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New Richland City Council

By JODY WYNNEMER

Staff Writer

Most of the Waseca County Commissioners were in attendance at the meeting of the New Richland City Council this past Monday evening. Vice-Mayor Christine Gislason called the meeting to order in the absence of Mayor Tom McShane. The evening’s agenda and consent agenda items were all approved.

The council heard a request from Vista Lutheran Church to hold their Vacation Bible School at the City Park this summer. There were no objections to the request.

City Maintenance Supervisor Ryan Nissen expects to take delivery on the new tractor sometime in March. The council decided to advertise to sell the old tractor via sealed bids. Nissen also requested $380 for oil and $1,110.68 for filters for the city’s vehicles.

The city has been pondering a maintenance contract offer from Utility Services Co. for several months. The company would be responsible for routine and preventative maintenance on the city’s water tower. Nissen had done some research with other cities who have done business with Utility Services and was given positive feedback. After hearing this, a motion was made and seconded approving the contract, which Gislason signed. 

Ellendale City Council

By SCOTT GROTH

Contributing Writer

The Ellendale City Council met Thursday, February 23 with Mayor Engel and all councilmen present. Also attending meeting were Roger Swearingen, city maintenance; Eric Haffner, engineer; Steve Louks, clerk; Gwen Reiss, Municipal Liquor Store; Jeff Johnson, fire department.

The council discussed strategy with Haffner and Swearingen regarding street repair. The council feels there are quite a few roads within the city that will need attention in the near future. Haffner, who works for Bolten & Menk, told the council about some work his firm had done for another city. Haffner said his firm went through the town and ranked the streets and gave them priorities. Swearingen said he would like to see 3rd St. from Highway 30 to 6th Ave. repaired. Swearingen also felt the same block on 2nd St. would be a good candidate for refurbishing. 

The council also talked about seal coating some areas in town. Haffner said seal coating is good maintenance if started at the right time in the street’s life. After some discussion, the council moved to have Bolten & Menk go through the city streets, rank them, and make note of any special repairs needed. The council felt then the city could implement a plan for the future. 

Food shelf to kick off March campaign in style


By JODY WYNNEMER

Staff Writer

Now that football season is over, and folks need something to do on a Sunday afternoon, the New Richland Area Food Shelf has come up with a great idea.

Trinity Lutheran Church will be the site of the first-ever “Groove for Food” benefit on Sunday, February 26 from 1:30-3 p.m.

“This will be the kickoff to our March Foodshare Month campaign,” said Larry Goehring of the NR Food Shelf. “We will have five different musical acts performing throughout the afternoon. Local humorist and storyteller Al Batt will serve as the Master of Ceremonies. Between sets of each group we will be having a live auction.”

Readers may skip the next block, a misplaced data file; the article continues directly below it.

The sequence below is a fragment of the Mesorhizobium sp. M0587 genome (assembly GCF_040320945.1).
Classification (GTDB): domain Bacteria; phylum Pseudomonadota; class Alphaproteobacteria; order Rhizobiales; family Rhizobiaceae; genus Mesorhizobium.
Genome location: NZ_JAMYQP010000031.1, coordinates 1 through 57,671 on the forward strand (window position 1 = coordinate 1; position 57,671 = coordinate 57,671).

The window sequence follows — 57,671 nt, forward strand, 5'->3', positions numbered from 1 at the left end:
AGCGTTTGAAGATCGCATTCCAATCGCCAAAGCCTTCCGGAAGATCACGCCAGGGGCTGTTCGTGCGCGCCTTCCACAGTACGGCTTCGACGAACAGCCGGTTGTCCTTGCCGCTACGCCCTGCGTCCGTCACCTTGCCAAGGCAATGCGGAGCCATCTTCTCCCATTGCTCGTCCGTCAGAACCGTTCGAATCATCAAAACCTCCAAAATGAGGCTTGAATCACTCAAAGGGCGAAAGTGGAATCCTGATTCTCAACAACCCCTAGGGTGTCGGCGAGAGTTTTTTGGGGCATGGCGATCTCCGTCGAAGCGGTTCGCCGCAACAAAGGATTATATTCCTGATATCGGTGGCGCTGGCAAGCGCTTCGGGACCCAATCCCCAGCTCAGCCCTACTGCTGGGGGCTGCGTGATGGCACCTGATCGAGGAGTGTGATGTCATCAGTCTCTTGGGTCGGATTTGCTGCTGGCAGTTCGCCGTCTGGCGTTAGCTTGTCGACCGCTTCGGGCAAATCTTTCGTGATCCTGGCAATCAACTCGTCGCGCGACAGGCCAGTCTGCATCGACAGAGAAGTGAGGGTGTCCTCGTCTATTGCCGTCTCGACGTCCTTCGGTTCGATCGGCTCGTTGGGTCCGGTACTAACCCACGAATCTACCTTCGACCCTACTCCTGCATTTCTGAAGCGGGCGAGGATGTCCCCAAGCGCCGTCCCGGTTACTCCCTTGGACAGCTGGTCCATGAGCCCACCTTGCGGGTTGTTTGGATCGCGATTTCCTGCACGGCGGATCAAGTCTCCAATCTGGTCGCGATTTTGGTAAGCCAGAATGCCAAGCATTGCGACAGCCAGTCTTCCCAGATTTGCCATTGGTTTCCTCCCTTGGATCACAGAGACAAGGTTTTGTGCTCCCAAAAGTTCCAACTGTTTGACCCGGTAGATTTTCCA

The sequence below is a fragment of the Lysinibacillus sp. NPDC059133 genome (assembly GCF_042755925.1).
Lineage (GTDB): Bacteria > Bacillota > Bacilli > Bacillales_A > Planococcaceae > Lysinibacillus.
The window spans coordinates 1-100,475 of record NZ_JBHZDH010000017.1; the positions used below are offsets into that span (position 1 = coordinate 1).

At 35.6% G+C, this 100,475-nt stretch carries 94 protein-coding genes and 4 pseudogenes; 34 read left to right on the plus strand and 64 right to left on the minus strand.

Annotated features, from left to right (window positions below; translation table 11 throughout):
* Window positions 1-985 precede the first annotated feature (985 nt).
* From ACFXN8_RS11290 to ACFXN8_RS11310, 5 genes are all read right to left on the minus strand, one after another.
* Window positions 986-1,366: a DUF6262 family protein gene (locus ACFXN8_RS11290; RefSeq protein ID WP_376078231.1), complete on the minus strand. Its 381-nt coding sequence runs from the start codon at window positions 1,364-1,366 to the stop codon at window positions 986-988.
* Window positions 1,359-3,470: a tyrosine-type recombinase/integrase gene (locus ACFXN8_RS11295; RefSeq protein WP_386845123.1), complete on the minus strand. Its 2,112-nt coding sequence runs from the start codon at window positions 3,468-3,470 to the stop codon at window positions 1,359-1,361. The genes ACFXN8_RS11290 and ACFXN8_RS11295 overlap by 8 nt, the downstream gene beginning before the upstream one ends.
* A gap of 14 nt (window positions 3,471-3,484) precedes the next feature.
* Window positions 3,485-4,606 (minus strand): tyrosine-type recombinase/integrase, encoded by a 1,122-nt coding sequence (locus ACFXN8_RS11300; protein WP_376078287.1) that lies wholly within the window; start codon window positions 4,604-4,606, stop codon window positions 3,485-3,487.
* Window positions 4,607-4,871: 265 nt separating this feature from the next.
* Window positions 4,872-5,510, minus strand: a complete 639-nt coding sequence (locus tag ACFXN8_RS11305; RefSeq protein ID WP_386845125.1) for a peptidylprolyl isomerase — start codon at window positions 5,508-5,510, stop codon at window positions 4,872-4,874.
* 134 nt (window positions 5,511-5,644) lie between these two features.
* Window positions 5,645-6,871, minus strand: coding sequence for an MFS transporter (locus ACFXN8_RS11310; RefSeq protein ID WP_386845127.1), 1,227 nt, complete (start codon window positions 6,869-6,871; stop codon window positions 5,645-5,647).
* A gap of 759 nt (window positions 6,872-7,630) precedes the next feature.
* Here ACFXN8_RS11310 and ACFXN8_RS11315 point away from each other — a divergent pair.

The various musical acts scheduled include Just Friends, Mr. and Rev. Pamela Jensen, Pantheria Vox Musica from NRHEG, Pam Brazil and son, and Melissa Williams.

Admission to the fun-filled afternoon is free, but everyone is encouraged to bring non-perishable food donations or cash to help the food shelf.

NRHEG girls finish regular season unbeaten

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The NRHEG girls’ basketball team completed a perfect 26-0 regular season with a pair of victories last week. Pictured above in the Panthers’ 67-35 win over Medford are, from left, Hannah Lundberg, Danielle Krueger and Raelin Schue. The Panthers host Triton in the opening round of the sub-section tournament Tuesday, Feb. 28 at 7 p.m. If they win, they’ll host a second-round game Friday, March 2 at 7 p.m. See Sports for more. (Star Eagle photo by Chris Schlaak)

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CALLERS THAT CARE — Telecare callers June Holmen and Marie Querna are ready for more area residents to join in on the free service that very well could save a life. (Star Eagle photo by Rachel Rietsema)



By RACHEL RIETSEMA

Staff Writer

A phone call every day keeps the Telecare subscribers okay. At least that’s what long-time callers, Marie Querna and June Holmen say.

“Telecare is a service provided by volunteers to check in with elderly every day, at no charge,” Querna said. “They are called six days of the week and can be called on Sunday if they want too.”

A service since 1976, Telecare has remained strong in its mission. No matter what obstacles stand in their way, they will prevail in the search for an area resident.

“Many years ago, we had a person we couldn’t find,” Holmen said. “I did a little calling to her next door neighbor. The neighbor walked across the street, hit on the windows and hollered, ‘are you ok?’"

She still remembers as plain as day, the big sack of rhubarb placed between the resident’s back door. Fishy as all get out, she drove to Budachs to find a close relative of the missing person.